Misty Copeland opens up about her long struggle to stardom in the ballet world in an interview with Barbara Walters. Making the list of this year’s 10 Most Fascinating People, the pioneering ballerina made history just months earlier, as the first black principal dancer ever at the American Ballet Theatre.
The 32-year-old ballet dancer became the first African-American to be a principal dancer in the entire 75-year-history of the American Ballet Theater. That it’s taken so many years is astounding. But at last, it happened and the news of her appointment quickly went viral. In the months that have followed she has achieved international fame. She previously had drawn some notice for her appearance in an ‘Under Armour’ commercial and she was subject of a documentary, ‘A Ballerina’s Tale.’ Now she has found her place in ballet history.
In her candid, and highly personal interview with broadcast legend Barbara Walters, Misty Copeland opened up about the long journey she endured to reach the pinnacle of the profession.
Some of that was body shaming. She told Walters what it was like being told she didn’t have a “ballerina’s body.” She said, “I think it’s something that people say when they don’t want to say, “You have the wrong skin color for ballet.”
She detailed detail some of the criticism she had received, “My legs are too muscular. I shouldn’t be seen in a tutu. My bust is too big.”
She went on to speak of her upbringing, moving to California with her divorced mother, and moving numerous times and eventually winding up welfare hotel and living on food stamps. After starting ballet at age 13 at a local Boys & Girls’ club, she made astonishing progress, being on pointe within three months instead of the usual years it typically takes for a dancer.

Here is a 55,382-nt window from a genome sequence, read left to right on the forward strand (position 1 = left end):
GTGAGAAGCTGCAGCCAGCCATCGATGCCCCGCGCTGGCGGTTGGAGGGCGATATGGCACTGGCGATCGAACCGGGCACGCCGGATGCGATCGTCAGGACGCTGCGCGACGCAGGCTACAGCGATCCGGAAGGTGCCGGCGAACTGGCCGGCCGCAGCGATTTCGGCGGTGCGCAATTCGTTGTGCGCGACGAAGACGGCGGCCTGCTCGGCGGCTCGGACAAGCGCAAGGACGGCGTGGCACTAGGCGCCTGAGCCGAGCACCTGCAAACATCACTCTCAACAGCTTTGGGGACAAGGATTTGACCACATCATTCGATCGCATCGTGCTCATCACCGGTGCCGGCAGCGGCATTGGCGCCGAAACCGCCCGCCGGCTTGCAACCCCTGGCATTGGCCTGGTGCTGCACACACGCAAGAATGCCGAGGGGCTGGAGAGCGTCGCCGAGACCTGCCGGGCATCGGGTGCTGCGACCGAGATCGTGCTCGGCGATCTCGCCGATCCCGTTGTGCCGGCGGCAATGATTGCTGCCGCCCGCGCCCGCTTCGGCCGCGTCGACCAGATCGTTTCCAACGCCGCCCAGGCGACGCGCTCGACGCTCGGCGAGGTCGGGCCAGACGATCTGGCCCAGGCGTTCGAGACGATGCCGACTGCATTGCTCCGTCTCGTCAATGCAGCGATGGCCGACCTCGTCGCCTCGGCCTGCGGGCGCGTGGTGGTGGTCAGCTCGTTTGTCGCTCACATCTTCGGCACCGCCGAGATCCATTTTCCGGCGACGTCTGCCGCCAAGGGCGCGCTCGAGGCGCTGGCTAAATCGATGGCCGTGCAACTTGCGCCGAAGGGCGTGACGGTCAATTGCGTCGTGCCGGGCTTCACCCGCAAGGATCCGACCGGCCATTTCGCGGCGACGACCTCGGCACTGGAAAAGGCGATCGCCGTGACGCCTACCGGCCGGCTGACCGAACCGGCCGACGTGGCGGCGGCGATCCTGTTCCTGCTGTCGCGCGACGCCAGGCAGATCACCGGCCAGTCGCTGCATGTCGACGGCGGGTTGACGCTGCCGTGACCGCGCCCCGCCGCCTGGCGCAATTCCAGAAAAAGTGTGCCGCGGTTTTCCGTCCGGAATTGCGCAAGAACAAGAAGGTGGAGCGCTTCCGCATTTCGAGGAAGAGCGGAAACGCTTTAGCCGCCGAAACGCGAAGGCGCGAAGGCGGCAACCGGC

She opened up about being invited by her ballet teacher to live with her and the family and said of it, “I don’t think I’d ever really been in an environment like that, that was very calm and structured, and it made me think, this is what is normal, and this is what I should have. I should have my own room. I shouldn’t have to sleep on the floor of a motel with my five siblings.”
She went on to speak of the custody battle that ensued between her teacher and her mother. This brought national attention as she and her mother made an appearance on ‘The Leeza Gibbons Show.’
She said of the public exposure, “It’s very hard. But I can’t do anything about that. I felt like I was being exposed. For all of these people to be finding out about my personal life on television, and I just wasn’t prepared for that.”
Later in the interview, she spoke of her early professional life, joining the American Ballet Theatre after high school and finally, many years later, her historic appointment as principal dancer. Asked if she had changed people’s perceptions, Misty Copeland said, “Yes, I do. I think that for a very long time, people put African-American dancers in a box, that they weren’t capable of doing classic ballet. Their feet were too flat, their legs were too muscular, they just didn’t fit the mold, and I think that I have changed that perception for a lot of people.”
And indeed it’s just the beginning. She’s been honored numerous times this year along, making TIME magazine’s 100 most influential people list, for being the trailblazer that she is. Sometimes it takes just one brave and persevering person, as we know, and our cultural history can be forever changed.
You can see Misty Copeland’s full interview with Barbara Walters below.